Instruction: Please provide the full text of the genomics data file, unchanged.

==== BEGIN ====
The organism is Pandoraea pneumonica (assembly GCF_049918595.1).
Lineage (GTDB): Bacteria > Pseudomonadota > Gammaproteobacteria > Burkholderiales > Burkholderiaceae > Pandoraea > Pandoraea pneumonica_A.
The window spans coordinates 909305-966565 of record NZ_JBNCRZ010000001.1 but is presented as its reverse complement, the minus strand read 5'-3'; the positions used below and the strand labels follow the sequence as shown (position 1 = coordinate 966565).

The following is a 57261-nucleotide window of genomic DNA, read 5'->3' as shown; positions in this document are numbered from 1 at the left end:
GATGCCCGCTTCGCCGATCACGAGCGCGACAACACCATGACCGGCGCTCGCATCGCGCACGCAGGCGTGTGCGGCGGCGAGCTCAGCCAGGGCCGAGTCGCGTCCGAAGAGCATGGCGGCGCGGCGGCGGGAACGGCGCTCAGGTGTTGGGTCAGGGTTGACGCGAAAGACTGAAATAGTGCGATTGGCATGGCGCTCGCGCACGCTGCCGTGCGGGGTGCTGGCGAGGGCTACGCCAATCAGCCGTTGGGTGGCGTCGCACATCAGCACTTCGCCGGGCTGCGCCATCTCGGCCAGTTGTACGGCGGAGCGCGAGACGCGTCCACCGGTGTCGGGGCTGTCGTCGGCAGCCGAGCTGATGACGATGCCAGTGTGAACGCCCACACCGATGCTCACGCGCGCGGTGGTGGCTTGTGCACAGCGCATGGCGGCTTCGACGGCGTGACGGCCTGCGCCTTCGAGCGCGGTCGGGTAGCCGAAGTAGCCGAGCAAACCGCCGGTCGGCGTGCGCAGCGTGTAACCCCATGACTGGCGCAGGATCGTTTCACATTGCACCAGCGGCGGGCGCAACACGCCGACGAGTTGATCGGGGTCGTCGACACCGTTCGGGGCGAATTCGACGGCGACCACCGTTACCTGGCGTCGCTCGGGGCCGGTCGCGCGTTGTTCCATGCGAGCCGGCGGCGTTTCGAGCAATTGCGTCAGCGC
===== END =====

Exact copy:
The organism is Pandoraea pneumonica (assembly GCF_049918595.1).
Lineage (GTDB): Bacteria > Pseudomonadota > Gammaproteobacteria > Burkholderiales > Burkholderiaceae > Pandoraea > Pandoraea pneumonica_A.
The window spans coordinates 909305-966565 of record NZ_JBNCRZ010000001.1 but is presented as its reverse complement, the minus strand read 5'-3'; the positions used below and the strand labels follow the sequence as shown (position 1 = coordinate 966565).

The following is a 57261-nucleotide window of genomic DNA, read 5'->3' as shown; positions in this document are numbered from 1 at the left end:
GATGCCCGCTTCGCCGATCACGAGCGCGACAACACCATGACCGGCGCTCGCATCGCGCACGCAGGCGTGTGCGGCGGCGAGCTCAGCCAGGGCCGAGTCGCGTCCGAAGAGCATGGCGGCGCGGCGGCGGGAACGGCGCTCAGGTGTTGGGTCAGGGTTGACGCGAAAGACTGAAATAGTGCGATTGGCATGGCGCTCGCGCACGCTGCCGTGCGGGGTGCTGGCGAGGGCTACGCCAATCAGCCGTTGGGTGGCGTCGCACATCAGCACTTCGCCGGGCTGCGCCATCTCGGCCAGTTGTACGGCGGAGCGCGAGACGCGTCCACCGGTGTCGGGGCTGTCGTCGGCAGCCGAGCTGATGACGATGCCAGTGTGAACGCCCACACCGATGCTCACGCGCGCGGTGGTGGCTTGTGCACAGCGCATGGCGGCTTCGACGGCGTGACGGCCTGCGCCTTCGAGCGCGGTCGGGTAGCCGAAGTAGCCGAGCAAACCGCCGGTCGGCGTGCGCAGCGTGTAACCCCATGACTGGCGCAGGATCGTTTCACATTGCACCAGCGGCGGGCGCAACACGCCGACGAGTTGATCGGGGTCGTCGACACCGTTCGGGGCGAATTCGACGGCGACCACCGTTACCTGGCGTCGCTCGGGGCCGGTCGCGCGTTGTTCCATGCGAGCCGGCGGCGTTTCGAGCAATTGCGTCAGCGC